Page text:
For the past two years, the Thai South seems to be caught in intractable violence where villagers live in constant fear.
The conflict there which has left over 1000 dead, and created some 6000 orphans fortunately has not passed the point of no return according to Professor Chaiwat Satha-anand of Thammasat University, a technical director of the National Reconciliation Commission (NRC).
The NRC has recently put forward a proposal to set up a Southern Border Provinces Area Development Council for increased local government, without going so far as to recommend autonomy.
NRC commissioner Prawase Wasi said, “Using the word autonomy will create more disputes… But the idea of having the council is for the community to look after their own needs, manage the public areas and their own natural resources.” Other recommendations include the establishment of “an unarmed peacekeeping force, a new command centre, the introduction of Islamic law and of ethnic Pattani-Malay as a working language in the region”, the Bangkok Post reported.
Army chief Sonthi Boonyaratglin has seconded the proposal of the unarmed peace-keeping force together with a dialogue-based approach, believing that this would help dissipate the violence which grown unabated. He told the media that “the improvement of local security hinged on the ability of the authorities to forge community relations and win over the hearts and minds of residents”, the Bangkok Post reported.
In addition, the NRC Chair, Anand Panyarachun, has stressed that “the failure of the authorities to address the unique characteristics of the people in the region, along with the implementation of misguided policies, [has] exacerbated the problems”.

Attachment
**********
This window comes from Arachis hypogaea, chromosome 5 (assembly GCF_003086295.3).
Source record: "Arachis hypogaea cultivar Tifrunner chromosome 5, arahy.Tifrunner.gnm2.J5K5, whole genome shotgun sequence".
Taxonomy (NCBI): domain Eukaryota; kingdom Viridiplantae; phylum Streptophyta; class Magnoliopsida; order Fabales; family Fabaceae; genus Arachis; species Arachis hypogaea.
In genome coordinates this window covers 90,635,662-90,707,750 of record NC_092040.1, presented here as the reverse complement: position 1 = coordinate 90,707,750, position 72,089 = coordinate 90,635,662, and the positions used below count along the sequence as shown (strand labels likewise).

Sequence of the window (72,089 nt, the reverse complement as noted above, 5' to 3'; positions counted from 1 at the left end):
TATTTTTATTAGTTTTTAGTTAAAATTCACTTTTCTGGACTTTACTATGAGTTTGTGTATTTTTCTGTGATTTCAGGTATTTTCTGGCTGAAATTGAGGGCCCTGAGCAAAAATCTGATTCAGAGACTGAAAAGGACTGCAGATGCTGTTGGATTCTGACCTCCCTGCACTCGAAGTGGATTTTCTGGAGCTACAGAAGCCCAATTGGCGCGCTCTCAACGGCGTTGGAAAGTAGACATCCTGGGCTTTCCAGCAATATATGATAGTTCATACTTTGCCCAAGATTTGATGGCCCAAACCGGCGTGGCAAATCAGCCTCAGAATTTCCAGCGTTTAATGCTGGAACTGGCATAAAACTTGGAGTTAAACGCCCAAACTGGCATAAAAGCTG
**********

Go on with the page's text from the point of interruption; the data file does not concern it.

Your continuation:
This is also the view of most Southerners. A Yala village headman said that Bangkok did not understand the South and only by paying attention to the NRC could the situation be eased. For the moment, the emergency decree has continually been renewed to suppress the regional violence, to little effect.
With many living in fear of their lives, Muslim leaders and academics have urged the government to clarify its position on the NRC proposals, insisting that delays could no longer be entertained as human lives were in constant peril. Abdulrahman Jehsae, chairman of the Islamic Committee of Yala, was of this view, while Ahmed Somboon Bualauang, a former member of the NRC, called upon the government to employ the NRC’s findings. Professor Worawit Baru of the Prince of Songkhla University in Pattani encouraged the public to “pressure the government to act on the recommendations, which have taken over a year to be compiled by the NRC membership, which represents a broad spectrum of Thai society”, the Nation reported.
Unfortunately, with the current political stalemate and with political observers predicting continued political turmoil after the royal celebrations, it is unlikely that any of the recommendations of the NRC would be seriously put in place as the main political parties focused its attention on fighting for power in the potential October elections. As the violence continues, and recommendations from the NRC are not taken notice of, the situation in South Thailand might well further deteriorated to become a “failed state”.
Growing up in terror in the Thai South (Straits Times, 12 June 2006)
Expedite NRC proposal (Bangkok Post, 11 June 2006)
Govt. told to clarify stand on peace panel's proposals for restive South (Bangkok Post, 11 June 2006)
NRC hands in plans for Deep South (Bangkok Post, 11 June 2006)
Government servant killed in Thai South (Xinhua, 11 June 2006)
Thai crisis expected to worsen after royal jubilee (The Star, 11 June 2006)
Spirit of celebration (The Nation, 11 June 2006)
Muslim leaders call for action (The Nation, 11 June 2006)
Army chief backs NRC's plans (Bangkok Post, 9 June 2006)
EC will go on trial in Criminal Court (Bangkok Post, 9 June 2006)